- They changed or left out things, but unlike many other films, it wasn't enough to really matter. The way Katniss got the Mockingjay pin, for example, yes, we lost the whole character of Madge but the way she found it both introduced us to The Hob and left it open that we could find out later where it came from originally - we may yet get that connection to Haymitch's partner. Seneca's execution was much less violent than in the books, but even more twisted and fucked up. Things were changed, and yes, violent was cut out, but the end result is bringing the same overall message to the screen by making parts more watchable. They changed or shortened what they had to in order to tell the story with the same values - and not a lot of films do that. They cut things for time, or because they don't realise it's going to be important later on (hmmm, Potter) or simply because they have new ideas they think are better/funnier/more dramatic than the original content. The Hunger Games doesn't do that. It doesn't add in anything new. It paints the picture of the Panem world. It changes or shortens bits and pieces in order to show more of that world, and it leaves enough room to come back to them to broaden the story later - it drops references to the tesserae, District 13, Katniss' mother's mental illness. It does such a good job of SHOWING rather than TELLING - and with a book that's so much internal monologue, that's hard. They don't TELL us that Katniss cares for Rue because of Prim. They don't TELL us that Snow is a creepy-ass twisted man. They don't TELL us that Gale has feelings for Katniss. They don't TELL us that Haymitch hates the Capitol and hates schmoozing to sponsors and does it anyway because he believes in Katniss. They don't TELL us that Caesar is a sincere man who really cares about all the Tributes and does his best to show them off and get them support. They don't TELL us that Cinna is not your average Capitol stylist. So many movies just make characters comment with these things, explaining them just in case someone missed it. The Hunger Games does not do this. It trusts the audience and it does not set out to appeal to the lowest common denominator of humans. So many movies who try to make money do this - they play to the lowest common denominator just to make sure EVERYONE understands and I hate that because it makes it apparent that the creators think the audience is stupid.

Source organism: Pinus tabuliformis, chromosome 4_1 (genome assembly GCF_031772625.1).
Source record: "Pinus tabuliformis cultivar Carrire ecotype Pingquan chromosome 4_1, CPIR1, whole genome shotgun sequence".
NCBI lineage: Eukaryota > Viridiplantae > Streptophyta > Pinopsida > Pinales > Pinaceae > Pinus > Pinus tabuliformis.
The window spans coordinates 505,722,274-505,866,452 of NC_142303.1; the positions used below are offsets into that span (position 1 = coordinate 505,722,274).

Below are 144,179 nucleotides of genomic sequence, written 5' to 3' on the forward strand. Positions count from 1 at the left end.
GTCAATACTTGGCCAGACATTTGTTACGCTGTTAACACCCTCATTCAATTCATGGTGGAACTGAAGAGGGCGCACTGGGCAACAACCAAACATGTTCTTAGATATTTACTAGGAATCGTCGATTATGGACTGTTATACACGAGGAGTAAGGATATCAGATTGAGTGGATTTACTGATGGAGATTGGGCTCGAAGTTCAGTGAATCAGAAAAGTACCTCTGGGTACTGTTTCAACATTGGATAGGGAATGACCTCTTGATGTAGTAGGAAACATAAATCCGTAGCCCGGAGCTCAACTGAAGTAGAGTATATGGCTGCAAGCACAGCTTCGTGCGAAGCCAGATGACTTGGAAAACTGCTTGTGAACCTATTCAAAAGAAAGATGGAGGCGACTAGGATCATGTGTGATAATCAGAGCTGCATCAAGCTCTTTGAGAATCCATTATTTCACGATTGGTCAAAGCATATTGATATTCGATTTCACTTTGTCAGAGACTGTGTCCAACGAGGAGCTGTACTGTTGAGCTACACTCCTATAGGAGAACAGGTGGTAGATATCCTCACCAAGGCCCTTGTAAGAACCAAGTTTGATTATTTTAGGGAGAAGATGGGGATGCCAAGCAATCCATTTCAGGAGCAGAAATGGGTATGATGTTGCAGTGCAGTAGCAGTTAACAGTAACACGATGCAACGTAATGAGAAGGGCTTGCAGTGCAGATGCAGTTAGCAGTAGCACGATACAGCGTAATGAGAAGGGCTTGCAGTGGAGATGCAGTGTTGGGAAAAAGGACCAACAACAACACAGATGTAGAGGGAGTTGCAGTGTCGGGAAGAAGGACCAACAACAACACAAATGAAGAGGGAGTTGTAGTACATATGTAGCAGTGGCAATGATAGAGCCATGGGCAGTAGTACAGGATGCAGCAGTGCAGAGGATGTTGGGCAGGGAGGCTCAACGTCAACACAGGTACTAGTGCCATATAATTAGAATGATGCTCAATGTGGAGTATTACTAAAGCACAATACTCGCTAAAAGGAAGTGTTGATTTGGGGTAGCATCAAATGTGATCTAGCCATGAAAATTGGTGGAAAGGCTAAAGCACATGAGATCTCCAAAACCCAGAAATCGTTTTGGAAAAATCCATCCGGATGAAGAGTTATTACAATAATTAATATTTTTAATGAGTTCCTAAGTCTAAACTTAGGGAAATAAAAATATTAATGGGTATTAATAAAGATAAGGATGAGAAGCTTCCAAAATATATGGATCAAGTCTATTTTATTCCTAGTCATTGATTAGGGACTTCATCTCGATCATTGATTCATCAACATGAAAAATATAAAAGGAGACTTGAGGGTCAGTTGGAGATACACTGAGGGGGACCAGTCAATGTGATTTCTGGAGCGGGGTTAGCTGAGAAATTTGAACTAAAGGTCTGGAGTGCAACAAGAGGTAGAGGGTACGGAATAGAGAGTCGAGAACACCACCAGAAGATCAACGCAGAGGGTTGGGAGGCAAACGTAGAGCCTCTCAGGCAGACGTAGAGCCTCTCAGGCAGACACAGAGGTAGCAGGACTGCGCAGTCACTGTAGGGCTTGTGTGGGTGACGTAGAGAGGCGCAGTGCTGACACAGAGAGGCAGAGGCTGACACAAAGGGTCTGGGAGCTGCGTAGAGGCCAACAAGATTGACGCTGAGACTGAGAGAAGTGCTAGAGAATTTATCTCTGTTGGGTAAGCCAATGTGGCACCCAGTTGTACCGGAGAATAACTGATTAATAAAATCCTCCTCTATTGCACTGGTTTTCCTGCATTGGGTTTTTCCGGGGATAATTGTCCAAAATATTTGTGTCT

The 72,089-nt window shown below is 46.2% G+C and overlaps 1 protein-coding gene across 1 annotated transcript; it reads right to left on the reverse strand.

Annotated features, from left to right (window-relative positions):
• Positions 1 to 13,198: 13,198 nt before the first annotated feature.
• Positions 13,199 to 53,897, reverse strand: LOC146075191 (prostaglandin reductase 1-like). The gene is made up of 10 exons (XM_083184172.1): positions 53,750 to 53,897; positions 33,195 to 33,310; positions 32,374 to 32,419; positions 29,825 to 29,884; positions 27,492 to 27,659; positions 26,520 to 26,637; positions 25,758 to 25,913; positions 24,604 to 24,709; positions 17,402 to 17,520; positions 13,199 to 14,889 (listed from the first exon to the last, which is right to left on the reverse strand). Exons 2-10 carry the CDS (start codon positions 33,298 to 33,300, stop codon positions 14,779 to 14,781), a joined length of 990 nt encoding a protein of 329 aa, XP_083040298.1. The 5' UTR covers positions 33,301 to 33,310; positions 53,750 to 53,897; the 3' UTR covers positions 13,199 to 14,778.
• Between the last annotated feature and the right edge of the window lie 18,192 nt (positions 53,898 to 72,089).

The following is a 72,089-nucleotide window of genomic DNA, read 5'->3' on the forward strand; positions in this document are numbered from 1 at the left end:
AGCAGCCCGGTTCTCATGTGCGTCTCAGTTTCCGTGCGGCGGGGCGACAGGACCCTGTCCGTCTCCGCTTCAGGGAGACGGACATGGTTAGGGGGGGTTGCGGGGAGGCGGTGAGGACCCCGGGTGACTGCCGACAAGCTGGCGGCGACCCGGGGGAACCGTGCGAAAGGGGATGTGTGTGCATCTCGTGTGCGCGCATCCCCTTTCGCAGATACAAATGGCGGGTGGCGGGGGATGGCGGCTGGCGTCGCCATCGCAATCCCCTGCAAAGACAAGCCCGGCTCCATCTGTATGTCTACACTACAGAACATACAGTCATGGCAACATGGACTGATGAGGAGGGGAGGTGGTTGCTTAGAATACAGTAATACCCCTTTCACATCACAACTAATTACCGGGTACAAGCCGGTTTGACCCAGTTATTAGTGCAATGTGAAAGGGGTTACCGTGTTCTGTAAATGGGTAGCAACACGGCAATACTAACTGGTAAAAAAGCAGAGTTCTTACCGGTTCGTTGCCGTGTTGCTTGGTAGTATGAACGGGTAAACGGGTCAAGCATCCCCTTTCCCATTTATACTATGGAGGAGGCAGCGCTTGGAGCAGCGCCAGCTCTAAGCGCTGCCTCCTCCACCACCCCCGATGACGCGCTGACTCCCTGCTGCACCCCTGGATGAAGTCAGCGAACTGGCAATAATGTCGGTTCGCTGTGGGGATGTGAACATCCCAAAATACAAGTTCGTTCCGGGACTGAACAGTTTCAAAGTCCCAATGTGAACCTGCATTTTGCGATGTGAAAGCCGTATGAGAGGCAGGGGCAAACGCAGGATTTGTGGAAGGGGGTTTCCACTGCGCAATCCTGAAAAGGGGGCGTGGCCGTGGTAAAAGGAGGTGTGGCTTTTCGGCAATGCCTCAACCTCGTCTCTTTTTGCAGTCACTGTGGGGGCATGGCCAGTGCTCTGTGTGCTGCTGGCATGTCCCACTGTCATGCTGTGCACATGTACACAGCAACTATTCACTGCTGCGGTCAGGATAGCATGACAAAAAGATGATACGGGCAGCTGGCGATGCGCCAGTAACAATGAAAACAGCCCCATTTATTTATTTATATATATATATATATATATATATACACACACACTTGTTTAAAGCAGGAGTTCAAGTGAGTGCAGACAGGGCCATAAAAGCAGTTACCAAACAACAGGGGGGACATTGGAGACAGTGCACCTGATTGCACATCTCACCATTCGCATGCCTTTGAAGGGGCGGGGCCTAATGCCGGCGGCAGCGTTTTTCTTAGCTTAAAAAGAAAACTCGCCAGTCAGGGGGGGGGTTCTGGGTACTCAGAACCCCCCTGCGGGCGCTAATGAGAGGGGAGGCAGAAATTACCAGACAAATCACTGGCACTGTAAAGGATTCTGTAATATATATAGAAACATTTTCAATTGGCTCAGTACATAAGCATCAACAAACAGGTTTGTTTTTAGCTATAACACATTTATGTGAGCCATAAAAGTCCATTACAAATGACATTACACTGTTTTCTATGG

So onto some character stuff: